In a society in which young black people, men and women, have their lives cut short every day by incarceration and violence – state or otherwise – the schools are sanctuaries from a world at war with black bodies.
I explored the toxic combination of racist sentiment, racial tension and unreconciled history that facilitated the killing of nine innocent people in Charleston. One lawmaker told me he believes legislation can stem it, and he has a plan.
On Sunday evening, hours after Emanuel A.M.E. Church opened its doors for the first service following the killing of nine of its congregants Wednesday, thousands in Charleston took to the streets in a show of support and solidarity.
Andre Perry is 32 years old. He's a commercial photographer, lives in Brooklyn, and loves fashion. He's also black. A month ago, Perry was stopped at a subway station by an undercover officer with the New York City Police Department. He was interrogated about his two-finger ring, arrested, and charged with possession of a deadly weapon—"metal knuckles."
Shawn “Jay Z” Carter’s rise to the top the American economic ladder is now almost legendary — a legend he helped build through autobiographical rhymes over 17 years and 17 studio albums. Listeners have followed him from rags to riches and identified with his story along the way. However, a recent survey finds that some of the rapper’s younger fans may not be buying it anymore.
Today, after almost 20 years with ACORN, Bertha Lewis has moved on to head up a new organization. The Black Institute is Lewis’ brainchild, an “action tank” that she hopes will organize black Americans around some the day’s most pressing issues. Its first order of business: immigration reform.
New data shows that, in a number of areas — teen pregnancy, violent crime and increasing gradation rates — black youths have made significant gains. Experts say it’s time that the perception matches the reality.
A former U.S. airman is currently sitting in a Florida prison for what his supporters argue was a simple act of self-defense. Just two years into a 25-year sentence, he joins a list of cases that have drawn national attention to the Sunshine State’s sentencing and gun laws. Encouraged by the activity, his family is hoping to stir up interest in his case and is currently petitioning Florida’s governor for clemency.
When D.C. police killed Carey in October, the country was once again thrown into a conversation around the use of deadly force—especially as Carey’s 14-month-old daughter was in the back seat of the vehicle as police fired on it. That tragedy is the most recent in a series of high-profile cases in which unarmed black suspects have been killed by authorities under controversial circumstances.
George Zimmerman was arrested Monday, accused of pointing a shotgun at his girlfriend and pushing her out of her home during a domestic disturbance. He was charged with felony aggravated assault with a weapon, misdemeanor battery and criminal mischief. The incident is but the latest in a string of gun-related run-ins with the law since Zimmerman was acquitted in July of second degree murder and manslaughter in the fatal shooting of Trayvon Martin. Some Zimmerman defenders have drawn back their support in light of recent events. Many others are doubling down.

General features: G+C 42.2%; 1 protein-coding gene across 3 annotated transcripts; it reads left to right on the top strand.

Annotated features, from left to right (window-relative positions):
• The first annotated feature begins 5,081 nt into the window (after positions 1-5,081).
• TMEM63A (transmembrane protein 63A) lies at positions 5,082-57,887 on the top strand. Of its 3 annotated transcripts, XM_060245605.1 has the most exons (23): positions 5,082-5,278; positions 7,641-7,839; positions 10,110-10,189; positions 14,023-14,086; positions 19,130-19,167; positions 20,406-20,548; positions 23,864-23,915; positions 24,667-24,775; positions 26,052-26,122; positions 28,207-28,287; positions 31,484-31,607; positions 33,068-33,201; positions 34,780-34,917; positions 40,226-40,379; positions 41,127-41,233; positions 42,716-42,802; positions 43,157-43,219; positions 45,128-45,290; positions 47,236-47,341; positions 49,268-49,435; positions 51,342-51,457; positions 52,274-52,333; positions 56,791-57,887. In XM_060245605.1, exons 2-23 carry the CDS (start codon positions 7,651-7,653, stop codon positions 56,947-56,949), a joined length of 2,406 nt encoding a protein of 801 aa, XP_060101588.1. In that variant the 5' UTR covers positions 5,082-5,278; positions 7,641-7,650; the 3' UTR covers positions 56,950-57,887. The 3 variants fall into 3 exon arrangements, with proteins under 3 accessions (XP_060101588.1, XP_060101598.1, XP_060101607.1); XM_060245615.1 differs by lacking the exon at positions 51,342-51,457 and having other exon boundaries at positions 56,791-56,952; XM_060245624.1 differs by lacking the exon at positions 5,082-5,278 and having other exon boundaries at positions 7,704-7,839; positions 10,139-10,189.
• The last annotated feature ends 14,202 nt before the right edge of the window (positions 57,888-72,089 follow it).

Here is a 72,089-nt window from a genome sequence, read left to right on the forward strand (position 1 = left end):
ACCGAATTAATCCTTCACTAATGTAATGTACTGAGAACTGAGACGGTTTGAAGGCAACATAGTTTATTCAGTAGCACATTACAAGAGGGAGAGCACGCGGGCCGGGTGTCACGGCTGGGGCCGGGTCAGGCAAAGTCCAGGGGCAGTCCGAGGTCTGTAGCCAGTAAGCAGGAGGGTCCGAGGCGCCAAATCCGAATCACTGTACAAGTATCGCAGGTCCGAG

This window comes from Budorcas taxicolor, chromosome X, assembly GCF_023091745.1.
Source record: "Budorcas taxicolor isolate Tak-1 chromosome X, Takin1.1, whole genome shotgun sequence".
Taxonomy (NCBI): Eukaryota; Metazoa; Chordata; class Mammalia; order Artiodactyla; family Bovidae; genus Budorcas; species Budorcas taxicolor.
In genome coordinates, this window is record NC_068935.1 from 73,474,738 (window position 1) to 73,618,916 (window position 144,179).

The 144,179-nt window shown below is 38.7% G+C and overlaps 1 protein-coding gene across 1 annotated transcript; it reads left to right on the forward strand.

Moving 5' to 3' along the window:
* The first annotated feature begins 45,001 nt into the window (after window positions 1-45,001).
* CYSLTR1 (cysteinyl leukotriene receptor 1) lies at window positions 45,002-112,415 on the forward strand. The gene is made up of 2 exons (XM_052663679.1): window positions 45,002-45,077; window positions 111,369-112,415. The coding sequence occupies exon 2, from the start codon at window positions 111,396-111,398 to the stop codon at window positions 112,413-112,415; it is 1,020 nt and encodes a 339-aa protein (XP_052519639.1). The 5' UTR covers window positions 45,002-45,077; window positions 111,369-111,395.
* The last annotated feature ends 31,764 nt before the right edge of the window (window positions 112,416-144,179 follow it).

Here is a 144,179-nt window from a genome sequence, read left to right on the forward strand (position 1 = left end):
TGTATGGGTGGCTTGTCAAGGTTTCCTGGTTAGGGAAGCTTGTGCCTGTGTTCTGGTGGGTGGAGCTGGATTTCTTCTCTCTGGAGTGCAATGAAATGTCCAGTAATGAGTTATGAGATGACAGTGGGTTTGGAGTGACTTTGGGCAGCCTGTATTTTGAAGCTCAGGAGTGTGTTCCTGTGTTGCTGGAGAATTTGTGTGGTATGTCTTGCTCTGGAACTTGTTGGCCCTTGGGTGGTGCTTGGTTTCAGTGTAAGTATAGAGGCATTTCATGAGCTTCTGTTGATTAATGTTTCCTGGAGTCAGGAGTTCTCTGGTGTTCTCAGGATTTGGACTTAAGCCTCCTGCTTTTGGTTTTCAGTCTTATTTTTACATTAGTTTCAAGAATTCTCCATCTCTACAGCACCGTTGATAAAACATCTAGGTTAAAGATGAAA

I appeared on a panel at Columbia Journalism School Friday alongside Maria Hinojosa, Nikole Hannah-Jones, and William Jelani Cobb. The topic was "Covering Race and Equality in the Trump Era." Check it out.
Hillary Clinton is pulling out all the stops to increase her lead with millennial voters. I joined Joy-Ann Reid alongside Brittany Packnett of Campaign Zero, Zerlina Maxwell from the Hillary for America campaign, Jesse Saunders from Democrats of Hofstra University and Nathaniel Aron of Hofstra College Republicans to discuss.
Donald Trump and Hillary Clinton each look to extend their delegate leads when five states hold presidential nominating races on Tuesday. I stopped by MSNBC's Meet The Press Daily to discuss if the frontrunners can actually be stopped.
I sat down with Darian Symoné Harvin for her Am I Allowed To Like Anything (#AIATLA) to discuss what it's like to be a young, Black writer living in NYC, the 2016 Presidential race and what we are the Beyoncés of.
I visited Morehouse College -- the nation's only all-male historically black college, and my alma mater -- to speak to students about careers in media and what it's like to be a black journalist. Watch the conversation.
I appeared on FiveThirtyEight's What's the Point podcast to explain why, a year after Ferguson erupted, the federal government still doesn't have a system to accurately count of how many people are killed by the police each year.
Other Fergusons loom on the horizon, and we shouldn't wait until an officer shoots another person and a city erupts to fix them. The lessons emerging from Ferguson can and should guide a nationwide overhaul to police reform. Now, while the whole country is focused on this issue, we should seize this moment to develop solutions that are as comprehensive as the problems are vast.
In a country that has identified black people as its criminal element, public safety (and perceived security) is more tied to the suppression of blacks than it is to the suppression of crime. And as long as the public insists on its myth of black criminality—almost as an article of faith—police practices will be impossible to reform.
It’s not about smart phones, selfies or social media. The reason Millennials aren’t making some of life’s biggest purchases is because we’re broke. As James Carville might say, “it’s the economy, stupid."